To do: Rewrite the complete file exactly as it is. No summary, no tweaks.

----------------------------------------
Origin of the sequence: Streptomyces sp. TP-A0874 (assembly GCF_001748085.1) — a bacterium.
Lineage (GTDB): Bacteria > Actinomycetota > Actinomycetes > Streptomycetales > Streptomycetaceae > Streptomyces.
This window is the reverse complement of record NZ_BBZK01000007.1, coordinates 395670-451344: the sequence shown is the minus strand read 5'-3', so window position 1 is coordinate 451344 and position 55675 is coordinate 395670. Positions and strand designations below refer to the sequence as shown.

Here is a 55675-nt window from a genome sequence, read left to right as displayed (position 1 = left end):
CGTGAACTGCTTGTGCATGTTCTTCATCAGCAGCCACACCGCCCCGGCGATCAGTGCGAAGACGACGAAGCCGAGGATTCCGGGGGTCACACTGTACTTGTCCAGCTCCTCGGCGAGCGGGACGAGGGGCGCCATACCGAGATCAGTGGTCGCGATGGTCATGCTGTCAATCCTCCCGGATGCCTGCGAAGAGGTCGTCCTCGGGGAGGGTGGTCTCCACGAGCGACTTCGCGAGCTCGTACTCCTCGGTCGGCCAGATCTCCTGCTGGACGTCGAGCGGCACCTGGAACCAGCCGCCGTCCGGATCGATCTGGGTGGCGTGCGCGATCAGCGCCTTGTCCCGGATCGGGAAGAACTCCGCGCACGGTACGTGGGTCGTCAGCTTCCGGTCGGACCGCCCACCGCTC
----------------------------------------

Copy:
Origin of the sequence: Streptomyces sp. TP-A0874 (assembly GCF_001748085.1) — a bacterium.
Lineage (GTDB): Bacteria > Actinomycetota > Actinomycetes > Streptomycetales > Streptomycetaceae > Streptomyces.
This window is the reverse complement of record NZ_BBZK01000007.1, coordinates 395670-451344: the sequence shown is the minus strand read 5'-3', so window position 1 is coordinate 451344 and position 55675 is coordinate 395670. Positions and strand designations below refer to the sequence as shown.

Here is a 55675-nt window from a genome sequence, read left to right as displayed (position 1 = left end):
CGTGAACTGCTTGTGCATGTTCTTCATCAGCAGCCACACCGCCCCGGCGATCAGTGCGAAGACGACGAAGCCGAGGATTCCGGGGGTCACACTGTACTTGTCCAGCTCCTCGGCGAGCGGGACGAGGGGCGCCATACCGAGATCAGTGGTCGCGATGGTCATGCTGTCAATCCTCCCGGATGCCTGCGAAGAGGTCGTCCTCGGGGAGGGTGGTCTCCACGAGCGACTTCGCGAGCTCGTACTCCTCGGTCGGCCAGATCTCCTGCTGGACGTCGAGCGGCACCTGGAACCAGCCGCCGTCCGGATCGATCTGGGTGGCGTGCGCGATCAGCGCCTTGTCCCGGATCGGGAAGAACTCCGCGCACGGTACGTGGGTCGTCAGCTTCCGGTCGGACCGCCCACCGCTC